Please inspect the airfield as required from outside the circle, before making your approach. Most problems arise from pilots not being aware of the alignment of the active winch run. LOOK FOR AND ORIENTATE YOURSELF WITH THE WINCH AND THE LAUNCH POINT. YOU MUST LAND PARALLEL WITH THIS. (The winch is small and difficult to see.)

Left or right hand circuits are available, but be aware that after landing you must assume that winch cables are laid out from the area of the launch point to the winch and must not be crossed at any time. For this reason please think carefully about which side of the cables you end up on, or you will have to taxi all the way round the back of the launch point to get to the dispersal.

Because gliders and tugs may be expected from all directions and heights in the vicinity of the airfield, there is no set circuit procedure or height. (Almost all gliding operations involve a continuous descent in the circuit.) For this reason LOOKOUT must be the overriding priority as you manoeuvre to enter the circle on base leg or finals.

Extend, curtail and vary your circuit to give way to gliders. Use the width and length of the landing areas to avoid landing close to other landing gliders.

Do not cross over to the other side of the launch point on base leg. I.e. Left hand circuit - land to the left of the launch point, and vica versa

If you have to go around, consider making a turn of about 15 degrees as soon as possible to diverge from the winch run.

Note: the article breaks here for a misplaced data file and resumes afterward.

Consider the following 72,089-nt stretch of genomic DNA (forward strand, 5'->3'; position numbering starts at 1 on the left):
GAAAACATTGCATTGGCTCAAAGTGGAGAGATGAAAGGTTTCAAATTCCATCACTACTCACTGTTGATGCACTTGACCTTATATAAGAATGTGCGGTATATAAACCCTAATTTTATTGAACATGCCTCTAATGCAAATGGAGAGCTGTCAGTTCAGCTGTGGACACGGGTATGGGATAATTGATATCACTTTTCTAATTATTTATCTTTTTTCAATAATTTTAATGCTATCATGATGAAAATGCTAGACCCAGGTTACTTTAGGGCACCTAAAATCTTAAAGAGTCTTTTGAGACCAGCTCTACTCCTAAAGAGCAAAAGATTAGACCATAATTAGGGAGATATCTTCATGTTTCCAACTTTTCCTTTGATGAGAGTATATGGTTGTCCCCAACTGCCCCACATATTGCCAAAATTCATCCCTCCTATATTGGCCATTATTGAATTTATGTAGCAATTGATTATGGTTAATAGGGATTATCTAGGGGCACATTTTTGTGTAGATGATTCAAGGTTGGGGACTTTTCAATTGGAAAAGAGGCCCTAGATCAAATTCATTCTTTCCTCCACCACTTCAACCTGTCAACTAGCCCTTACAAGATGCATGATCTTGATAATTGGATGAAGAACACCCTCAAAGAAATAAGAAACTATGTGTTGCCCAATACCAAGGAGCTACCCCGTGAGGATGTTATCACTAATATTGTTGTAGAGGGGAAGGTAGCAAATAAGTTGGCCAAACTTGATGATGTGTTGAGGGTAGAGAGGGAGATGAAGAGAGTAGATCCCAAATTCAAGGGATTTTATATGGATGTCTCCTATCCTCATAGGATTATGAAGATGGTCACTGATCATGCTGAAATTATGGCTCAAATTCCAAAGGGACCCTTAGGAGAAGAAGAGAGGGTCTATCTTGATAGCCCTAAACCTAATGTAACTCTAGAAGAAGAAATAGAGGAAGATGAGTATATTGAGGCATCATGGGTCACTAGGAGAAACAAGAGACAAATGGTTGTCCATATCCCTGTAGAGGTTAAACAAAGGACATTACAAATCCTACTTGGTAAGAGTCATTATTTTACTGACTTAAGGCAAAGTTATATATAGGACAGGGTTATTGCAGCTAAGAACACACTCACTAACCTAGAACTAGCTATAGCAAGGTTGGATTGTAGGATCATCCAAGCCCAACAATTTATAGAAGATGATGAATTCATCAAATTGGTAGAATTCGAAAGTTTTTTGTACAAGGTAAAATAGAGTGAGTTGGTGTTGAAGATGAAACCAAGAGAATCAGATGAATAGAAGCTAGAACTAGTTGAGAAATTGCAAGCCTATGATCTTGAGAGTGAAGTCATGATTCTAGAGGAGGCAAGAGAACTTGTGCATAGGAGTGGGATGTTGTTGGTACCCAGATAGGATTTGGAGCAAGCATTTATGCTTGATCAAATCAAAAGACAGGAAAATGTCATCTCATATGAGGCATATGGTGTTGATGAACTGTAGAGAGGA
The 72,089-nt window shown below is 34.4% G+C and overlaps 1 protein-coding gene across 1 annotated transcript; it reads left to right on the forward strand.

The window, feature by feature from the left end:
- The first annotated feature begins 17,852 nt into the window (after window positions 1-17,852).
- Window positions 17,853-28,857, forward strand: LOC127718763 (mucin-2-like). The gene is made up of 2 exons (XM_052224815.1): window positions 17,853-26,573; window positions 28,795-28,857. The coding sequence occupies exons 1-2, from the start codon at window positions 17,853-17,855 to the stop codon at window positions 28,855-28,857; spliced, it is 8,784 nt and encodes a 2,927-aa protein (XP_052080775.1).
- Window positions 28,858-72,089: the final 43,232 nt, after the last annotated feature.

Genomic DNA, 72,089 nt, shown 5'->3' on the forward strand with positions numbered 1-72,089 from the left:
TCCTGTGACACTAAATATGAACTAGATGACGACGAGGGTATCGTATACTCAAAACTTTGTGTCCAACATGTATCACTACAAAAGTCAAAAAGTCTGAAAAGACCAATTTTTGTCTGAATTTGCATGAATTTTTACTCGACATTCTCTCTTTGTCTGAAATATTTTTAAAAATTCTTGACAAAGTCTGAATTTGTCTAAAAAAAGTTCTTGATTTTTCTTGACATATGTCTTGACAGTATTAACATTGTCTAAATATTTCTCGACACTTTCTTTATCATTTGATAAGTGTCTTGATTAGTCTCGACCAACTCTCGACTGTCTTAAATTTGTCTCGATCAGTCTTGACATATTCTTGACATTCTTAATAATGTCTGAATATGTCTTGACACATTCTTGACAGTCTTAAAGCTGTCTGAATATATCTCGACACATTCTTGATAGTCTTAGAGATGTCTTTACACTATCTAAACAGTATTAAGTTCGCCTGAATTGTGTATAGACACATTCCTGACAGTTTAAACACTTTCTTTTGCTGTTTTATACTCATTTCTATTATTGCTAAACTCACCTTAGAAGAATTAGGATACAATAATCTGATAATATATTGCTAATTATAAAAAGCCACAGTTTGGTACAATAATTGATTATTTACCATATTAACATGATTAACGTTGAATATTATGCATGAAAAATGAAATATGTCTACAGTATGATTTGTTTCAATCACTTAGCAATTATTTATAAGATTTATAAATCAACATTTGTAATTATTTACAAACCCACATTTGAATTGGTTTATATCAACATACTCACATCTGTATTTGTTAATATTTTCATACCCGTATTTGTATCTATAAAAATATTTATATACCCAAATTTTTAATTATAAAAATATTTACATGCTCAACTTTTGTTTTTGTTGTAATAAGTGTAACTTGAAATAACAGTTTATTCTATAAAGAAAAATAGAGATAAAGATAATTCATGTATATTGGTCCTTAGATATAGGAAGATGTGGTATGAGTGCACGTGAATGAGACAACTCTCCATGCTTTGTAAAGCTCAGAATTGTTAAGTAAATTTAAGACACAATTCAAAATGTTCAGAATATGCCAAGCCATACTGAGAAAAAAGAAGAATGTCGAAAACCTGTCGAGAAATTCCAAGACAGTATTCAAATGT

As a general rule, fly slowly in the circuit.

Sometimes there may be no winch launching at all, in which case land anywhere on the grass in the landing direction in use.



Before getting into your aircraft make sure that you know the airfield layout, i.e. where the winch launch point is, where the aerotow launch point is and where the winch is.

Keep a good lookout and taxy out well away from the winch run. (Remember that the cables do not always lie exactly from the winch launch point to the winch.)

Do your checks and ground run either near the perimeter track and away from landing areas, or behind and in line with the launch point.

When you are ready for departure, check it is clear, and taxy to a take off position that gives you a good view of the launch point activity. Call ‘G ABCD ready for departure.’ (If the Duty Instructor is manning the radio at the time and has any information for you, you MAY get a response).

Ensure that it is completely safe to take off, by a thorough lookout. Look specifically for a glider with its wings level at the side of the launch point which indicates an imminent launch. Look for gliders coming from ALL directions.

NB No response on the radio means that you may take off entirely at your own risk. Please do not interpret a nil response as an indication that it is safe to take off, that is your responsibility.

If you are satisfied that it is safe then take off without delay.
Consider taking off on a slightly diverging track to the winch run. Be aware that if you catch a cable on take off, the result will almost certainly be a catastrophic accident.